The New Law Changes How Non-Union Filmmakers Must Classify Cast and Crew as Employees
Now law as of January 1st, California’s AB-5 (Assembly Bill 5) restricts the hiring of employees on a 1099. Employers are now required to use what is called the ABC Test to determine if an employee can be classified as an independent contractor.
The ABC Test clearly states that workers are employees unless the employer can prove there is an absence of control, the worker’s trade is outside the employer’s business, and the worker is engaged in the same trade with many other entities.
The impetus behind the creation of the law was to control the explosion of Uber and Lyft drivers who were being classified as independent contractors. It was intended to end what was considered to be an abusive classification that denied these workers many employee benefits.
However, as written, the new law ended up eliminating the independent contractor classification for many other workers. This includes independent California film and television producers who will lose the option to hire most production crew as independent contractors.
How AB-5 Effects Union Films
Unionized productions already pay 95% of their workers as employees, and not as contractors. For this reason, the unions don’t see the legislation effecting their members.
In a joint statement by SAG-AFTRA, WGA West, IATSE, Hollywood Teamsters 399, and Studio Utility Employees Local 724, the unions made it clear that they do not think AB 5 will affect the industry:
“Over the past four months, we have carefully monitored this legislation as it was drafted and moved through the California Legislature…During that time, we conducted due diligence within our own guilds and unions, with outside tax attorneys, CPAs, and entertainment lawyers knowledgeable about our business and loan-out companies, and with legislative staff in Sacramento. These conversations were all undertaken to ensure that AB 5 would not undermine the rights secured by our collective bargaining agreements, including the right to form and utilize loan-out companies.”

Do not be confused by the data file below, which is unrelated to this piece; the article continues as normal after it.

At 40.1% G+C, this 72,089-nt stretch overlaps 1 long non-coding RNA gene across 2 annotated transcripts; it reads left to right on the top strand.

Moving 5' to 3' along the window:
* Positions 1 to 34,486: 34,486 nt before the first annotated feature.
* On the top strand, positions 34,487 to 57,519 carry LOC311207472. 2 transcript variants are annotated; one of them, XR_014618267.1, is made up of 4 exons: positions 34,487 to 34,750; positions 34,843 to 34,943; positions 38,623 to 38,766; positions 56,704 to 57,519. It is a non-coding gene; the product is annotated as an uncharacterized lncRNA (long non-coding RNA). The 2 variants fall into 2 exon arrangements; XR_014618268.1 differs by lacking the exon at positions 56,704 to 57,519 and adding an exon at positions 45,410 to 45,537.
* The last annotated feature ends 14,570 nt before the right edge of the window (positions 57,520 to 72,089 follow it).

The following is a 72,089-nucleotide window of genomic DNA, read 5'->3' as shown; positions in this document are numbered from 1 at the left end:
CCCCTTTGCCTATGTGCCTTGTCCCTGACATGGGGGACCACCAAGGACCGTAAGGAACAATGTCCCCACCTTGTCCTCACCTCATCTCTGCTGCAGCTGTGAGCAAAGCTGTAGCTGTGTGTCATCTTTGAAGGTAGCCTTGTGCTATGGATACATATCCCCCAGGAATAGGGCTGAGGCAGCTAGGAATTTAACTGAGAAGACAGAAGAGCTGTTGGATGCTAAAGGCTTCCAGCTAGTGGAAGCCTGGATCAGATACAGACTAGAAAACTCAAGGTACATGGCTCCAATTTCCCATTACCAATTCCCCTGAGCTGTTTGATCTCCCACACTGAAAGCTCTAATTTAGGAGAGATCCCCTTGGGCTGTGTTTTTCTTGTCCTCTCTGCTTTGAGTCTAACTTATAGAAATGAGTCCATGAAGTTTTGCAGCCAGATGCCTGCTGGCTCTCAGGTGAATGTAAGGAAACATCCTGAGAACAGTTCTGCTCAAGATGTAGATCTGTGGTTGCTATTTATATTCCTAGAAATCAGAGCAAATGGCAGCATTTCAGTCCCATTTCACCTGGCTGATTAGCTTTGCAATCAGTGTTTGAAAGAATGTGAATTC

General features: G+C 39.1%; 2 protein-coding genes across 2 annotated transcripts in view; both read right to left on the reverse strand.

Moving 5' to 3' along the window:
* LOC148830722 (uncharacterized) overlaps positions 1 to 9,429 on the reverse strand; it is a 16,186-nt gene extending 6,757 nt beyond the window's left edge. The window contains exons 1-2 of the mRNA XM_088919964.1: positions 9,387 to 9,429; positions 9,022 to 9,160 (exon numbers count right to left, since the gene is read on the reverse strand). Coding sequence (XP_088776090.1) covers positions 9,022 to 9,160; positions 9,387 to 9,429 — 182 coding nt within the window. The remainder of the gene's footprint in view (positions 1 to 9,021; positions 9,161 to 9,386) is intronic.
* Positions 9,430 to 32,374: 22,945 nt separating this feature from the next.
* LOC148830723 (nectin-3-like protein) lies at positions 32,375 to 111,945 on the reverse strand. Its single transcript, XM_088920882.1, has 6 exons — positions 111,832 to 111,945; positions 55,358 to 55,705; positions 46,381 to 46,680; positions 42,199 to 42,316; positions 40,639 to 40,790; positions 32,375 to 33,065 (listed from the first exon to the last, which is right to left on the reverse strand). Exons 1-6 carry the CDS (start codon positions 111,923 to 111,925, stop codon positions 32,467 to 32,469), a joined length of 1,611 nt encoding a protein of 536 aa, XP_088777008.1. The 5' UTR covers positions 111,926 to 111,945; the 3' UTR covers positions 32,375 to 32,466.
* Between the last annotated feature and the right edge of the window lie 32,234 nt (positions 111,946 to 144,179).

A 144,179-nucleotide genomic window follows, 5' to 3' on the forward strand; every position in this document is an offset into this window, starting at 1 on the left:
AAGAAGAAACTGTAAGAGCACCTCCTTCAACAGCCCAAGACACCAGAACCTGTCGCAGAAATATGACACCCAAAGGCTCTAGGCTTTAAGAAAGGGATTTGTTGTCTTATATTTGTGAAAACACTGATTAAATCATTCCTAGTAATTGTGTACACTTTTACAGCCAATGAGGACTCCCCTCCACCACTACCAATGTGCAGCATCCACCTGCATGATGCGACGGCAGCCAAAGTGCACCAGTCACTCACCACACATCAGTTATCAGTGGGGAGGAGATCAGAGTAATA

How Does AB-5 Effect Non-Union Films
Do you have a “call time”? That would constitute control. Under the ABC Test, the majority of the cast and crew will be viewed as employees under the company’s control.
An actor’s work could be construed as usual to the business of a production company. Collaborating with the same people often could demonstrate that you are dependent on that one job, and therefore, an employee.
Options to Consider When Going into Production
Hire a Payroll Company – If your freelancers now need to be classified as employees, get a film payroll company to on board workers as short term employees and serve as their employer of record.
Payroll Fee – It’s not an ideal solution. But adding an additional 15-20% per new employee into your new quotes will protect your production if what you thought were independent contractors need to be classified as employees.
Hire an Entertainment Law Firm – If you are a producer that has employment contracts in place drafted before 2020, you could potentially be subjected to tax penalties and lawsuits by both cities and the State of California.
With any legislation, the effects can never be seen in full until the law begins being applied. There have yet to be any court cases that will define the exemptions in this law. So, best to err on side of caution and get advice when going into production.
We Want Your Questions
Carole Dean will interview entertainment lawyer Mark Litwack about this new law on The Art of Film Funding Podcast on February 19th at 9am PST.
We invite you email us with any questions you may have about the new law. Carole will pose them to Mark during the podcast. You can email your questions to email@example.com